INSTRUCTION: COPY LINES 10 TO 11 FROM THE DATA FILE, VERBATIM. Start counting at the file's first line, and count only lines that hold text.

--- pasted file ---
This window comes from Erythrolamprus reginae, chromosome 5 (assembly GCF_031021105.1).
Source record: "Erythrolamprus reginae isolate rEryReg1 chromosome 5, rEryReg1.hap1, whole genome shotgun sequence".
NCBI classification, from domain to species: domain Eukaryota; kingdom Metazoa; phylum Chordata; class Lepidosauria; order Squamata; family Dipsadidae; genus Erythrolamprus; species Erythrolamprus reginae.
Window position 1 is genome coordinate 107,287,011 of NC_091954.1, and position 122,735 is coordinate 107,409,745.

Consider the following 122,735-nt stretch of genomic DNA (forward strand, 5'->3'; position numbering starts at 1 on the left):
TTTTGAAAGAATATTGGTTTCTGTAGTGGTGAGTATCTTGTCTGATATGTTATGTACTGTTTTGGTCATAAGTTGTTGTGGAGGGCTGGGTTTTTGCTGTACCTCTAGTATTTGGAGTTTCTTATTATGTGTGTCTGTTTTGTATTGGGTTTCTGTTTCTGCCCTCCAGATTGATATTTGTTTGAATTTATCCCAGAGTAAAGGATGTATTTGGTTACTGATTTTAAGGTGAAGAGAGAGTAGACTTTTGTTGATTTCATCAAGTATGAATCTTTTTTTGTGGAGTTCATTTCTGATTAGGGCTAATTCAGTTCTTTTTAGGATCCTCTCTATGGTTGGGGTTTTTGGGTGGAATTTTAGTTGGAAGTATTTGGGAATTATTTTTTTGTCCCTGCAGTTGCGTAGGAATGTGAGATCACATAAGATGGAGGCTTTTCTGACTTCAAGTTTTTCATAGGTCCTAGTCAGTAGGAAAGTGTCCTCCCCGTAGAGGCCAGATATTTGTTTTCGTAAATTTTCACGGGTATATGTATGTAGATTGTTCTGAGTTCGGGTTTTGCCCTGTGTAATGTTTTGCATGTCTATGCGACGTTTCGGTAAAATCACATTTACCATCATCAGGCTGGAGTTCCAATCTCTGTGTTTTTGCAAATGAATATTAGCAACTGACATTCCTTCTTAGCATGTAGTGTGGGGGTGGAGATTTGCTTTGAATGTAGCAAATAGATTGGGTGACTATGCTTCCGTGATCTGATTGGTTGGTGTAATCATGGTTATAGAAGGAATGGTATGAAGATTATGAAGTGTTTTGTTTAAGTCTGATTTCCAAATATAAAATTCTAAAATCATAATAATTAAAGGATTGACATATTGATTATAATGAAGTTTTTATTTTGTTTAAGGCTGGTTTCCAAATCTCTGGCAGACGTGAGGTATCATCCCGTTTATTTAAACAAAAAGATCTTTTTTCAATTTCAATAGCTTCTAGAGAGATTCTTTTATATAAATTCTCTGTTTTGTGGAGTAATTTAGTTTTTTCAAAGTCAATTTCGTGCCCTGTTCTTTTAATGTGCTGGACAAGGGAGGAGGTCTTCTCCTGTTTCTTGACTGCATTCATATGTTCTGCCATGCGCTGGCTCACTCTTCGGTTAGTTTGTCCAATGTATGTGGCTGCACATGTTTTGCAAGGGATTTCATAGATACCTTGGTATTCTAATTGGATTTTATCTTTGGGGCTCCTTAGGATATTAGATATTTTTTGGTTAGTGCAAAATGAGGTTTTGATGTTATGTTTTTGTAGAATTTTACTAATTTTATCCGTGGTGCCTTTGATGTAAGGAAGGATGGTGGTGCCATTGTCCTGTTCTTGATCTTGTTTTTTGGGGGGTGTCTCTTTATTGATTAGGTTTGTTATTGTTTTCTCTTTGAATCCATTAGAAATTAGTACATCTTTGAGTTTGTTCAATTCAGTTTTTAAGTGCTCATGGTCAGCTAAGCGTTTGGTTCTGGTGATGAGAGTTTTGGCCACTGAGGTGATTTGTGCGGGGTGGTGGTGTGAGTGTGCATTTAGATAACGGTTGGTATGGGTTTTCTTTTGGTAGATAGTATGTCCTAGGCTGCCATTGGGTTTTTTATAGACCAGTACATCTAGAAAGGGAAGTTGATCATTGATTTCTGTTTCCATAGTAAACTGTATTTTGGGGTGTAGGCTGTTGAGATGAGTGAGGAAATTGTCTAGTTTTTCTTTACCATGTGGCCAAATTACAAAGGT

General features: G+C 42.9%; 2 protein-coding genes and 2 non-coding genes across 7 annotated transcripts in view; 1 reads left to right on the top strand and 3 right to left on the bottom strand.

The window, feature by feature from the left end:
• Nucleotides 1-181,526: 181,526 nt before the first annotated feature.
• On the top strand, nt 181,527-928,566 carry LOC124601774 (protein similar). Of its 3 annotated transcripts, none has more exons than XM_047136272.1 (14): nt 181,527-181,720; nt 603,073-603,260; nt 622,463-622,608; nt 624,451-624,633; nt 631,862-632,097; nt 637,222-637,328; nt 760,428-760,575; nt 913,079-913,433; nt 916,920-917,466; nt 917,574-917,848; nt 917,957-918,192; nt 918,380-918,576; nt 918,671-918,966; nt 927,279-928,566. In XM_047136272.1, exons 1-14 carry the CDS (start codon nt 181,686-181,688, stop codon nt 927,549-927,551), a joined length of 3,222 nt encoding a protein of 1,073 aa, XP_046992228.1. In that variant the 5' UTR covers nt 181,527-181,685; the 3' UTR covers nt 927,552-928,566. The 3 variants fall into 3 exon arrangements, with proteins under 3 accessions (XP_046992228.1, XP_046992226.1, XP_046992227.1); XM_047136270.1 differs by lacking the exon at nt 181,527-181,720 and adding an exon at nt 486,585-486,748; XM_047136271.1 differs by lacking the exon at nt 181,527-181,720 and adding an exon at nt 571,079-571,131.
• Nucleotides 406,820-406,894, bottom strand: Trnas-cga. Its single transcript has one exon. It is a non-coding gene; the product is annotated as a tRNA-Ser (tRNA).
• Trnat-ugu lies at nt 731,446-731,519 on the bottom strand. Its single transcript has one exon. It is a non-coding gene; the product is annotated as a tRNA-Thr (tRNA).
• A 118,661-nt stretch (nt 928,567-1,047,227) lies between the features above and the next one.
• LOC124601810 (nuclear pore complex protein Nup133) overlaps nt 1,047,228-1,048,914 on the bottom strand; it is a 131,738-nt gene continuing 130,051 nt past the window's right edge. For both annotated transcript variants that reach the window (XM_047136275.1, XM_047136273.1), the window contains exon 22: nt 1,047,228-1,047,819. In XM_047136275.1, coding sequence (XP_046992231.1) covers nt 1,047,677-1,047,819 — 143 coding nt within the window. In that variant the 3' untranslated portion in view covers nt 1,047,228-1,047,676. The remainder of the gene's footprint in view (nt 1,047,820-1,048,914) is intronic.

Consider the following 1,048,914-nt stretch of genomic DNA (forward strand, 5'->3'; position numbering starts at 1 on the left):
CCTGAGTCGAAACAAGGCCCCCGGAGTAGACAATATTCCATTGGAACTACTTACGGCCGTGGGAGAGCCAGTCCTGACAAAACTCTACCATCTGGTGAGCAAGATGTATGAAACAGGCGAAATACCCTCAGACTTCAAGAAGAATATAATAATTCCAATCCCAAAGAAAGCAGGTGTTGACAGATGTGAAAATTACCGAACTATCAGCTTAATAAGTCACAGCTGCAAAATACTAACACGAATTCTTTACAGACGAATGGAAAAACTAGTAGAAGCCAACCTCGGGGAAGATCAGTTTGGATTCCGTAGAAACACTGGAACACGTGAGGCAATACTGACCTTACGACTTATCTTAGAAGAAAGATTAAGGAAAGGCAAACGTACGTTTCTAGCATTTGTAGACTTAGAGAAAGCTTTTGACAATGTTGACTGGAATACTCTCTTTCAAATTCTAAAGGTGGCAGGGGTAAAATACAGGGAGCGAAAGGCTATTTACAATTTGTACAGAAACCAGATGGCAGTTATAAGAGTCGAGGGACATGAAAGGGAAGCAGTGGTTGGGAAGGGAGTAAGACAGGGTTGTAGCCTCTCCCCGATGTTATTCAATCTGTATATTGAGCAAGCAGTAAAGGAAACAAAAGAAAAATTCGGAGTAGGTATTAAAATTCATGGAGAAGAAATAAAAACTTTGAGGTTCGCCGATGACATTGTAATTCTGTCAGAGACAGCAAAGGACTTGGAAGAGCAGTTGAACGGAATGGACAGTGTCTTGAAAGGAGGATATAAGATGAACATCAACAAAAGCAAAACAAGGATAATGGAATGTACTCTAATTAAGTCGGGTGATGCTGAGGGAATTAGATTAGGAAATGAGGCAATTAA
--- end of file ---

• On the top strand, nt 181,527-928,566 carry LOC124601774 (protein similar). Of its 3 annotated transcripts, none has more exons than XM_047136272.1 (14): nt 181,527-181,720; nt 603,073-603,260; nt 622,463-622,608; nt 624,451-624,633; nt 631,862-632,097; nt 637,222-637,328; nt 760,428-760,575; nt 913,079-913,433; nt 916,920-917,466; nt 917,574-917,848; nt 917,957-918,192; nt 918,380-918,576; nt 918,671-918,966; nt 927,279-928,566. In XM_047136272.1, exons 1-14 carry the CDS (start codon nt 181,686-181,688, stop codon nt 927,549-927,551), a joined length of 3,222 nt encoding a protein of 1,073 aa, XP_046992228.1. In that variant the 5' UTR covers nt 181,527-181,685; the 3' UTR covers nt 927,552-928,566. The 3 variants fall into 3 exon arrangements, with proteins under 3 accessions (XP_046992228.1, XP_046992226.1, XP_046992227.1); XM_047136270.1 differs by lacking the exon at nt 181,527-181,720 and adding an exon at nt 486,585-486,748; XM_047136271.1 differs by lacking the exon at nt 181,527-181,720 and adding an exon at nt 571,079-571,131.
• Nucleotides 406,820-406,894, bottom strand: Trnas-cga. Its single transcript has one exon. It is a non-coding gene; the product is annotated as a tRNA-Ser (tRNA).